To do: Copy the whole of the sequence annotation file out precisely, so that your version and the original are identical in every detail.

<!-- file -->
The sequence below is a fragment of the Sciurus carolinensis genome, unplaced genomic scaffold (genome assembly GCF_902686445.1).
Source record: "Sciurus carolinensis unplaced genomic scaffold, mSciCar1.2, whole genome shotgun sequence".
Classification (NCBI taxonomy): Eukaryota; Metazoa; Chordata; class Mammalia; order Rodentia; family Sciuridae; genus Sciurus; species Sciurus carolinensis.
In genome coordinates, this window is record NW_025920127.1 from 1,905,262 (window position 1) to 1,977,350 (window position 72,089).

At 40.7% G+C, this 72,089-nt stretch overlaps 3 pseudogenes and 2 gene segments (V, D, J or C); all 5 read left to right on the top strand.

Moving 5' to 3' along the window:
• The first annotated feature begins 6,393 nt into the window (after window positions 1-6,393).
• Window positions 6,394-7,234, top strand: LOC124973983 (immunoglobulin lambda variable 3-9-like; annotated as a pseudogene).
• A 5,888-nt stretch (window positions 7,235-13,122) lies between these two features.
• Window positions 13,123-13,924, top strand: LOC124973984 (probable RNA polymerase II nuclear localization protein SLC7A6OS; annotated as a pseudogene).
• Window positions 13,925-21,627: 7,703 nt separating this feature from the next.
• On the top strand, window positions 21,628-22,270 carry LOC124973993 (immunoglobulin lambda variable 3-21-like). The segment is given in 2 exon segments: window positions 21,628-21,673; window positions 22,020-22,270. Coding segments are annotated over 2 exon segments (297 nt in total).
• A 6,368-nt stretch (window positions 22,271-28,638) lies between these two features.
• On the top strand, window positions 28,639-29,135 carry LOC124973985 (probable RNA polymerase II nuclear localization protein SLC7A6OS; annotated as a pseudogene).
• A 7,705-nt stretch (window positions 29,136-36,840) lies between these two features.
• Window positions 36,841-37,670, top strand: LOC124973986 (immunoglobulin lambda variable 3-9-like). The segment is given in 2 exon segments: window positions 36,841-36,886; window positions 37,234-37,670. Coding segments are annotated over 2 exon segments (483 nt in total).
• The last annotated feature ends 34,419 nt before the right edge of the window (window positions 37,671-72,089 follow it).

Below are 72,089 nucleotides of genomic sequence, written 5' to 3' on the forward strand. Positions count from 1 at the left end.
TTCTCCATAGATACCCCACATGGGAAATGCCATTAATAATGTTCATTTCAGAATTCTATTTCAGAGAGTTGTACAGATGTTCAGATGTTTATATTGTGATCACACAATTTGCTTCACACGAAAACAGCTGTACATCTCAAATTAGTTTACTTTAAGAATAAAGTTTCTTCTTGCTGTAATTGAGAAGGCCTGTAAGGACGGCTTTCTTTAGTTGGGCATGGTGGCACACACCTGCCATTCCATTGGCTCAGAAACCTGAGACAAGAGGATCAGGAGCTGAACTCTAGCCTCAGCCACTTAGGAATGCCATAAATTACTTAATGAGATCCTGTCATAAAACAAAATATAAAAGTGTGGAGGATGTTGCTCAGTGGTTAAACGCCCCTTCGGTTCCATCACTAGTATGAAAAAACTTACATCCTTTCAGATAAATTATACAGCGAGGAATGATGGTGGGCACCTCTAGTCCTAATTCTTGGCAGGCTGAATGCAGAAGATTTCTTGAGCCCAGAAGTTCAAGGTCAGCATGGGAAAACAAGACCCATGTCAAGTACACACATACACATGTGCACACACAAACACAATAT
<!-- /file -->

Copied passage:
The sequence below is a fragment of the Sciurus carolinensis genome, unplaced genomic scaffold (genome assembly GCF_902686445.1).
Source record: "Sciurus carolinensis unplaced genomic scaffold, mSciCar1.2, whole genome shotgun sequence".
Classification (NCBI taxonomy): Eukaryota; Metazoa; Chordata; class Mammalia; order Rodentia; family Sciuridae; genus Sciurus; species Sciurus carolinensis.
In genome coordinates, this window is record NW_025920127.1 from 1,905,262 (window position 1) to 1,977,350 (window position 72,089).

At 40.7% G+C, this 72,089-nt stretch overlaps 3 pseudogenes and 2 gene segments (V, D, J or C); all 5 read left to right on the top strand.

Moving 5' to 3' along the window:
• The first annotated feature begins 6,393 nt into the window (after window positions 1-6,393).
• Window positions 6,394-7,234, top strand: LOC124973983 (immunoglobulin lambda variable 3-9-like; annotated as a pseudogene).
• A 5,888-nt stretch (window positions 7,235-13,122) lies between these two features.
• Window positions 13,123-13,924, top strand: LOC124973984 (probable RNA polymerase II nuclear localization protein SLC7A6OS; annotated as a pseudogene).
• Window positions 13,925-21,627: 7,703 nt separating this feature from the next.
• On the top strand, window positions 21,628-22,270 carry LOC124973993 (immunoglobulin lambda variable 3-21-like). The segment is given in 2 exon segments: window positions 21,628-21,673; window positions 22,020-22,270. Coding segments are annotated over 2 exon segments (297 nt in total).
• A 6,368-nt stretch (window positions 22,271-28,638) lies between these two features.
• On the top strand, window positions 28,639-29,135 carry LOC124973985 (probable RNA polymerase II nuclear localization protein SLC7A6OS; annotated as a pseudogene).
• A 7,705-nt stretch (window positions 29,136-36,840) lies between these two features.
• Window positions 36,841-37,670, top strand: LOC124973986 (immunoglobulin lambda variable 3-9-like). The segment is given in 2 exon segments: window positions 36,841-36,886; window positions 37,234-37,670. Coding segments are annotated over 2 exon segments (483 nt in total).
• The last annotated feature ends 34,419 nt before the right edge of the window (window positions 37,671-72,089 follow it).

Below are 72,089 nucleotides of genomic sequence, written 5' to 3' on the forward strand. Positions count from 1 at the left end.
TTCTCCATAGATACCCCACATGGGAAATGCCATTAATAATGTTCATTTCAGAATTCTATTTCAGAGAGTTGTACAGATGTTCAGATGTTTATATTGTGATCACACAATTTGCTTCACACGAAAACAGCTGTACATCTCAAATTAGTTTACTTTAAGAATAAAGTTTCTTCTTGCTGTAATTGAGAAGGCCTGTAAGGACGGCTTTCTTTAGTTGGGCATGGTGGCACACACCTGCCATTCCATTGGCTCAGAAACCTGAGACAAGAGGATCAGGAGCTGAACTCTAGCCTCAGCCACTTAGGAATGCCATAAATTACTTAATGAGATCCTGTCATAAAACAAAATATAAAAGTGTGGAGGATGTTGCTCAGTGGTTAAACGCCCCTTCGGTTCCATCACTAGTATGAAAAAACTTACATCCTTTCAGATAAATTATACAGCGAGGAATGATGGTGGGCACCTCTAGTCCTAATTCTTGGCAGGCTGAATGCAGAAGATTTCTTGAGCCCAGAAGTTCAAGGTCAGCATGGGAAAACAAGACCCATGTCAAGTACACACATACACATGTGCACACACAAACACAATAT